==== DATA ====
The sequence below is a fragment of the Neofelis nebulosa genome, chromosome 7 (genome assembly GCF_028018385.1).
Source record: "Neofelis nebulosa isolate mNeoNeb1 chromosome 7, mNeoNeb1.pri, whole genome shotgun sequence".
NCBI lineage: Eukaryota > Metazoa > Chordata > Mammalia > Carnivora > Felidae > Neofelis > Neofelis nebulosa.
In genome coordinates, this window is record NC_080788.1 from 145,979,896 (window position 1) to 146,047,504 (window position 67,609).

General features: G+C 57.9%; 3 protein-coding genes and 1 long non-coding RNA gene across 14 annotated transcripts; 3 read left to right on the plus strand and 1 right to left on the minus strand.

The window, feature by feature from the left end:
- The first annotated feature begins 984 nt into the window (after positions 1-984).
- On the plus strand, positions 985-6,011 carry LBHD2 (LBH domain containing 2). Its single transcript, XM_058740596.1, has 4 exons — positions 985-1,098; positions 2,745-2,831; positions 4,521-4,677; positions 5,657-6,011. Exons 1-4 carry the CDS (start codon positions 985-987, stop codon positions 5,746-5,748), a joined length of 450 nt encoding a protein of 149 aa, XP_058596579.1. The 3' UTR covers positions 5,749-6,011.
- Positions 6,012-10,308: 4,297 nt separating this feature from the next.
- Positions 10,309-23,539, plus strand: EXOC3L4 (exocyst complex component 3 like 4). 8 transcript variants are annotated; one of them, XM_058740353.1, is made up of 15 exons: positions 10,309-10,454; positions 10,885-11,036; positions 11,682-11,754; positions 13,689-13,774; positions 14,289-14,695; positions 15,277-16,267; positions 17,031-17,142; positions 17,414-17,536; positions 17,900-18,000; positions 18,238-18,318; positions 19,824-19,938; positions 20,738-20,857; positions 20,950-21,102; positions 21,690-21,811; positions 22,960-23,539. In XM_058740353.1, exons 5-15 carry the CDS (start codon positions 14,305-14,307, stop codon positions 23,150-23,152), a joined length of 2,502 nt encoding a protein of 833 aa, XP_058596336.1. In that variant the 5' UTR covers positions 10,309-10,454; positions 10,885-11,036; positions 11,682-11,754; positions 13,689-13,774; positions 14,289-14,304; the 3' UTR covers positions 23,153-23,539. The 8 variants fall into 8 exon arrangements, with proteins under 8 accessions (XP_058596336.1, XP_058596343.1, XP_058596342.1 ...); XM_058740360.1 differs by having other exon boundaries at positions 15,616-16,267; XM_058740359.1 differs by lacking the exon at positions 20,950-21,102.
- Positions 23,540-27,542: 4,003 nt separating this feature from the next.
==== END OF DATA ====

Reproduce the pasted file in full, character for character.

The sequence below is a fragment of the Neofelis nebulosa genome, chromosome 7 (genome assembly GCF_028018385.1).
Source record: "Neofelis nebulosa isolate mNeoNeb1 chromosome 7, mNeoNeb1.pri, whole genome shotgun sequence".
NCBI lineage: Eukaryota > Metazoa > Chordata > Mammalia > Carnivora > Felidae > Neofelis > Neofelis nebulosa.
In genome coordinates, this window is record NC_080788.1 from 145,979,896 (window position 1) to 146,047,504 (window position 67,609).

General features: G+C 57.9%; 3 protein-coding genes and 1 long non-coding RNA gene across 14 annotated transcripts; 3 read left to right on the plus strand and 1 right to left on the minus strand.

The window, feature by feature from the left end:
- The first annotated feature begins 984 nt into the window (after positions 1-984).
- On the plus strand, positions 985-6,011 carry LBHD2 (LBH domain containing 2). Its single transcript, XM_058740596.1, has 4 exons — positions 985-1,098; positions 2,745-2,831; positions 4,521-4,677; positions 5,657-6,011. Exons 1-4 carry the CDS (start codon positions 985-987, stop codon positions 5,746-5,748), a joined length of 450 nt encoding a protein of 149 aa, XP_058596579.1. The 3' UTR covers positions 5,749-6,011.
- Positions 6,012-10,308: 4,297 nt separating this feature from the next.
- Positions 10,309-23,539, plus strand: EXOC3L4 (exocyst complex component 3 like 4). 8 transcript variants are annotated; one of them, XM_058740353.1, is made up of 15 exons: positions 10,309-10,454; positions 10,885-11,036; positions 11,682-11,754; positions 13,689-13,774; positions 14,289-14,695; positions 15,277-16,267; positions 17,031-17,142; positions 17,414-17,536; positions 17,900-18,000; positions 18,238-18,318; positions 19,824-19,938; positions 20,738-20,857; positions 20,950-21,102; positions 21,690-21,811; positions 22,960-23,539. In XM_058740353.1, exons 5-15 carry the CDS (start codon positions 14,305-14,307, stop codon positions 23,150-23,152), a joined length of 2,502 nt encoding a protein of 833 aa, XP_058596336.1. In that variant the 5' UTR covers positions 10,309-10,454; positions 10,885-11,036; positions 11,682-11,754; positions 13,689-13,774; positions 14,289-14,304; the 3' UTR covers positions 23,153-23,539. The 8 variants fall into 8 exon arrangements, with proteins under 8 accessions (XP_058596336.1, XP_058596343.1, XP_058596342.1 ...); XM_058740360.1 differs by having other exon boundaries at positions 15,616-16,267; XM_058740359.1 differs by lacking the exon at positions 20,950-21,102.
- Positions 23,540-27,542: 4,003 nt separating this feature from the next.